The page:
Friday, June 21, 2019

The Sports Gene

While you can get better at anything by practicing, it's pretty clear that given the same amount of practice, some people will be way better than others at most sports. What accounts for this difference? David Epstein drills down into this question in his fantastic book, The Sports Gene: Inside the Science of Extraordinary Athletic Performance

When humans mapped the human genome, they expected to uncover all sorts of information that can help account for our differences. Unfortunately, the answers turned out not to be so simple. It would have been nice to find single genes that explain the incidences of certain diseases, so that we could work on methods to change or turn those genes off. But in most cases, it's way more complicated. For example, there is no single gene for height, but rather hundreds (and perhaps thousands) of small variations all contribute to determining one's height. Further complicating matters, these same genes control other aspects of our bodies, meaning toying with them can result in a whole lot of unintended consequences.

All this to say, that there can be no single "sports gene". But there can be certain genes that contribute advantages in certain sports. Epstein dives into a number of these, and they are fascinating.

Animals living near the equator tend to have longer and thinner body parts than their cousins who live in colder climates. This probably took place through natural selection, as a surface area to volume ratio would be advantageous to reproductive success in debilitatingly hot environments. Thin legs (particularly at the calf and ankle) happen to be huge advantages for long-distance running.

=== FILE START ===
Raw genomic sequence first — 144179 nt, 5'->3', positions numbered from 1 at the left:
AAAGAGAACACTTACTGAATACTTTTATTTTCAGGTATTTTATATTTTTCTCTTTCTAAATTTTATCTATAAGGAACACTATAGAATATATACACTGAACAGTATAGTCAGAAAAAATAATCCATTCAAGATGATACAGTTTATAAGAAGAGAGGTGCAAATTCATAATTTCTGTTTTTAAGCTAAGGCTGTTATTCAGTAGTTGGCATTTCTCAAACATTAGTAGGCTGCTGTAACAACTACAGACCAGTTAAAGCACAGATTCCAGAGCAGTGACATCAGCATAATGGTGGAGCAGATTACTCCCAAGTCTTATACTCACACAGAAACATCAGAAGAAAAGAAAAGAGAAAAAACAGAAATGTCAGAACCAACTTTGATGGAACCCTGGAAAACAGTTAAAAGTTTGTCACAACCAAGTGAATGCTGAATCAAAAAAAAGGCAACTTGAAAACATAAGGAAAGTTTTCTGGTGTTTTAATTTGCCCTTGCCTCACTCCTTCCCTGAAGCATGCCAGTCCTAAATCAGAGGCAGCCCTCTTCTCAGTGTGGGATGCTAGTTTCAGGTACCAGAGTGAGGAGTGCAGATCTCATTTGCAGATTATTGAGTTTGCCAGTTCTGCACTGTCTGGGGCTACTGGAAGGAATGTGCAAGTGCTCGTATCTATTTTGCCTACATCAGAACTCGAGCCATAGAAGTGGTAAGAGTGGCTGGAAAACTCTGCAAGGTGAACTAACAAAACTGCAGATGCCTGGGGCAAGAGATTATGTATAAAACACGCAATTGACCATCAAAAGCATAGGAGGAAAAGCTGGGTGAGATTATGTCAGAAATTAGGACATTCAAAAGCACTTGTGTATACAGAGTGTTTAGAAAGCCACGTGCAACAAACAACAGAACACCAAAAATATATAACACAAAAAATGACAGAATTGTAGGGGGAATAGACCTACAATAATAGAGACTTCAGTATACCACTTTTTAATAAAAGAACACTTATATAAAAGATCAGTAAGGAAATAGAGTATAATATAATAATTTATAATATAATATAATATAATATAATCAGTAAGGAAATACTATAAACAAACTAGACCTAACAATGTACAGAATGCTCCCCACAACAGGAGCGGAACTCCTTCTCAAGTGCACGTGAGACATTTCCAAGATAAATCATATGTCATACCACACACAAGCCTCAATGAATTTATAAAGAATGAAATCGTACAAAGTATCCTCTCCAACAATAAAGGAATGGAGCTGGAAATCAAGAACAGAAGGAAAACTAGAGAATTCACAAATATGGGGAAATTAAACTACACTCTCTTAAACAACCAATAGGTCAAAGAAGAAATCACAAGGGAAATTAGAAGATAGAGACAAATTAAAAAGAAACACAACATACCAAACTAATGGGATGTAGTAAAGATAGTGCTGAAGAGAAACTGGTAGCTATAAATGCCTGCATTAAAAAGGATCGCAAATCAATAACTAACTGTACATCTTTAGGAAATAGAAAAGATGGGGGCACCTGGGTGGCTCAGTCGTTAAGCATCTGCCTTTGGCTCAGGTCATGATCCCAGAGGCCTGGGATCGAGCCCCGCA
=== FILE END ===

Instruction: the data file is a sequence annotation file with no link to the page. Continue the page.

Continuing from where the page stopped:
All professional baseball hitters have a visual acuity that is off the charts, approaching the theoretical maximum for human beings. If a kid doesn't have this acuity, the odds of making it big become much longer.

Everybody has a different ratio of fast-twitch to slow-twitch muscle. One of these types of muscle is very helpful in exploding off the line, or making a fast cut, while the other helps you sustain force for longer. Countries now test their athletes for these, and have had encouraging results switching athletes from one race category to another in order to take advantage of their genetic strengths.

Exercise is good for you, they say, but that doesn't apply to everyone. Every day, a number of athletes die due to over-straining their enlarged hearts. These hearts are fine until they are pressed to a point where the pumping becomes spasmic. This is another genetic mutation that shows no symptoms until it can be too late, but genetic testing can alert potential victims.

Some people can feel no pain! This would seem to be an advantage at first, but such people tend not to live very long. They don't know when to shift their body's weight, and can often die of infection as a result.

These are just a few examples of the many that Epstein discusses in The Sports Gene. I highly recommend it.

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